“Yes,” Katt agreed, her voice petulant. “I kept telling them that it was my foot and they kept saying they needed to x-ray other stuff as well. My mom is going to be really mad about exposing me to that much radiation. Radiation can make you sick. It can cause cancer later in life. We only get x-rays when we absolutely need to.”

“It wasn’t up to your mom. It was up to us to make sure that you are okay.”

“And now you know that I am.”

“Do you want to know what we found on the x-rays?”

Katt’s shoulders lifted and fell again. She didn’t answer aloud. Of course, she already knew what they had found on the x-rays.

“We found that you have had a lot of broken bones in your life.”

“I know. I told that to Doctor George. Stupid accidents. Not abuse.”

“You told him some of your injuries. Some of the times that you broke bones…”


“But not all of them.”

Katt’s mouth pursed, considering. She shifted around in the bed, looking for a comfortable position. Considering her injuries, there probably wasn’t a position that would be comfortable for her.

“I have a high pain tolerance,” she explained. “And with some kinds of breaks… there isn’t anything that the doctors can do. They can’t set them, all they can do is wait for them to heal.”

“You’ve had a number of broken ribs and vertebrae. Even pelvis, and that’s a big bone that’s hard to break.”

Katt didn’t say anything right away, smoothing the blanket over her body. “I don’t remember,” she said. “Some of them probably happened when I was too little to remember. That’s why I didn’t say. My mom could tell you and Doctor George about it.”

“When did you break your collarbone? George said that was in the last year.”

Katt frowned and ran her fingers along her clavicle. “I’m… not sure. I got hurt at school in September, some guy crashed into me in the hallway and smashed me against the lockers. It really hurt… Mom put my arm in a sling until it healed. I never thought it was broken.”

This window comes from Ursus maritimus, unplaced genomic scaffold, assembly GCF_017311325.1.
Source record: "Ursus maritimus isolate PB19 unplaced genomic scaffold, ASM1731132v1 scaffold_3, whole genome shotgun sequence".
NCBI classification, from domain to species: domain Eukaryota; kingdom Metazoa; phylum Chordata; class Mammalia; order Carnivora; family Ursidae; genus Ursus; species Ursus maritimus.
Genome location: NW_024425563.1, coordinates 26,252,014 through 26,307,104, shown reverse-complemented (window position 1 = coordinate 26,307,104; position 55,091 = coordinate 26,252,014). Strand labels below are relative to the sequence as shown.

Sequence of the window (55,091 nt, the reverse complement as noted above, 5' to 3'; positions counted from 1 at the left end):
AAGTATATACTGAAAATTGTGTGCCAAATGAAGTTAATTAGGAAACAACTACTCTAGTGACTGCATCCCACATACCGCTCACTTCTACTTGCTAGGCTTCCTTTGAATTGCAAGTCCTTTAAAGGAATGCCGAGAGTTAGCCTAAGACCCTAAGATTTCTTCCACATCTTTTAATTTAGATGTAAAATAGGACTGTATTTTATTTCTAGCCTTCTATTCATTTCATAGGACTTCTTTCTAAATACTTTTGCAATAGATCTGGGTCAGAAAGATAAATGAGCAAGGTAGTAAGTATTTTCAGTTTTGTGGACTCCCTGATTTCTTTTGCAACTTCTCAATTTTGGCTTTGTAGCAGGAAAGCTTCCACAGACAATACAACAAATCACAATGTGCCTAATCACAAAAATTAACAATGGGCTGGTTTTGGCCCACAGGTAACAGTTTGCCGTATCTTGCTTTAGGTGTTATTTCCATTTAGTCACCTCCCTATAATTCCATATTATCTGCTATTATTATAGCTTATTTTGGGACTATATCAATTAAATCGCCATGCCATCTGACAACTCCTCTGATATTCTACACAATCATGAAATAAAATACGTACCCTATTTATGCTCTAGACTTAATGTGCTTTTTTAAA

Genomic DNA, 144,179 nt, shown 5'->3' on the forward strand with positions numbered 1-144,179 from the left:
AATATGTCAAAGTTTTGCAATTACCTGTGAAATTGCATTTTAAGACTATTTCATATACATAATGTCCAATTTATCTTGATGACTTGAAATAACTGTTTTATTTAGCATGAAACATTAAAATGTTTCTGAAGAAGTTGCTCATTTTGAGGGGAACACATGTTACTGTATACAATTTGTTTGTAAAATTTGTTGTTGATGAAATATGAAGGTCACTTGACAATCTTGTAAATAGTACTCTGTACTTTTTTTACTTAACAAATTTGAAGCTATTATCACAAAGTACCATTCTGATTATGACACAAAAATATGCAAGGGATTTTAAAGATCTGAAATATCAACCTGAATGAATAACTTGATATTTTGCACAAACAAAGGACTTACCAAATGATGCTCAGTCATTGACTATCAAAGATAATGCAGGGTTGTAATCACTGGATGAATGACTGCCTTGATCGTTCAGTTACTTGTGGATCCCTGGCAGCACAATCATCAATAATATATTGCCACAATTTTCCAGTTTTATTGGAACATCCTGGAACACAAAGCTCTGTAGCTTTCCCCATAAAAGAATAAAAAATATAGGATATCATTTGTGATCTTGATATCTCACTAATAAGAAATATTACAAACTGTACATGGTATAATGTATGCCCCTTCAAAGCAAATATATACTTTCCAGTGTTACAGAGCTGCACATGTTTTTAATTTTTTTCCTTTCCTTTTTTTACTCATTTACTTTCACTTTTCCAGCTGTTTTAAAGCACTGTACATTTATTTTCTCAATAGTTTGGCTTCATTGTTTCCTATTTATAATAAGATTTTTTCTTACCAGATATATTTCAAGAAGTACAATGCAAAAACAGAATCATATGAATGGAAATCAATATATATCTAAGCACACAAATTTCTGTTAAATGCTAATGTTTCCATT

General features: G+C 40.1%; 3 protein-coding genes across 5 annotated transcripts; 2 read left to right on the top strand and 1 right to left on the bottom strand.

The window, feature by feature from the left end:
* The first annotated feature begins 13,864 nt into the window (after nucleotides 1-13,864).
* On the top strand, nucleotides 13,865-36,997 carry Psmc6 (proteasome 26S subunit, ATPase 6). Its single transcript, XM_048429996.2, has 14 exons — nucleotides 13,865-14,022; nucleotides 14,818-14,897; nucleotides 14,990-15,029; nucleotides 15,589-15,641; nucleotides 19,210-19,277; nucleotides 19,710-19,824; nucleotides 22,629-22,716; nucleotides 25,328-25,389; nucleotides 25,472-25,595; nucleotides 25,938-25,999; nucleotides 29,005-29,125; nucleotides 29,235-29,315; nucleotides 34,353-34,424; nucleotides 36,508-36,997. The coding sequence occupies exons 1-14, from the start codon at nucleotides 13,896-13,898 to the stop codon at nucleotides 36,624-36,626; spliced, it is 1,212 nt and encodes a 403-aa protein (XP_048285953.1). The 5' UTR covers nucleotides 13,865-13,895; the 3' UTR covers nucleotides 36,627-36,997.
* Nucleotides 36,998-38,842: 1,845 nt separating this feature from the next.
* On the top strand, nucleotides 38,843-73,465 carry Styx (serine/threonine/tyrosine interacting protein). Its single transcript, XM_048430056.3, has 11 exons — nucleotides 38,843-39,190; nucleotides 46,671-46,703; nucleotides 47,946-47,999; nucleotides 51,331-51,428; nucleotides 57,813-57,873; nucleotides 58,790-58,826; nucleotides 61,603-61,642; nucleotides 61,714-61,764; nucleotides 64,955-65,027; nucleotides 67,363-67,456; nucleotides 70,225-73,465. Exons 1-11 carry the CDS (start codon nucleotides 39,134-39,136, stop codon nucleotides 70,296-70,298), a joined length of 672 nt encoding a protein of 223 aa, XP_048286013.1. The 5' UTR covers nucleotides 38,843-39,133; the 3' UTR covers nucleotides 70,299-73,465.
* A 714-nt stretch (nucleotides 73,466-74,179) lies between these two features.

“That seems unlikely. You know what a broken bone feels like. And your mom just putting it in a sling and not taking you to the doctor is medical neglect.”

“My mom takes me to the doctor all the time!” Katt’s voice rose until she was almost yelling, her voice echoing off the hard tiles. “She’d never neglect me! That’s garbage! If I went to the hospital every time something hurt, I’d be here all the time. I don’t unless we know something is really wrong. If it’s just random pain from getting banged around, I stay home and ice it.”

Sarah wrote down a few more notes. She started a checklist at the side of her paper. Talk to the school. Talk to the family doctor. Review previous hospitalization records. Try to get the mom to identify how each broken bone occurred. Start making phone calls to find a long-term foster care home for Katt. She was fifteen now. If they were lucky, they might find someone who would take her until she aged out. Get a written opinion from George for the court file. Get affidavits from any other experts they could recruit.

Sarah looked over at Katt, who was watching her scribble her notes with wide eyes.

“I want my mom now,” Katt insisted.

“She’ll be here before long.”

Sarah would need to get an emergency hearing to confirm Social Services apprehending Katt as soon as possible. Before Mom had a chance to start getting doctors and experts on her side. The last thing they wanted was for Katt to end up back home in a day or two.

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P.D. (Pamela) Workman is a USA Today Bestselling author, winner of several awards from Library Services for Youth in Custody and the InD’tale Magazine’s Crowned Heart award, and has published over 100 mystery/suspense/thriller and young adult books.

Workman loves writing about the underdog. She has been praised for her realistic details, deep characterization, and sensitive handling of the serious social issues that appear in her stories, from light cozy mysteries to darker, grittier young adult and mystery/suspense books.

P. D. Workman does not shy from probing the deep psychological scars of childhood trauma, mental illness, and addiction. Also characteristic of this author, these extremely sensitive issues are explored with extensive empathy, described with incredible clarity, and portrayed with profound insight.
—Kim, Goodreads reviewer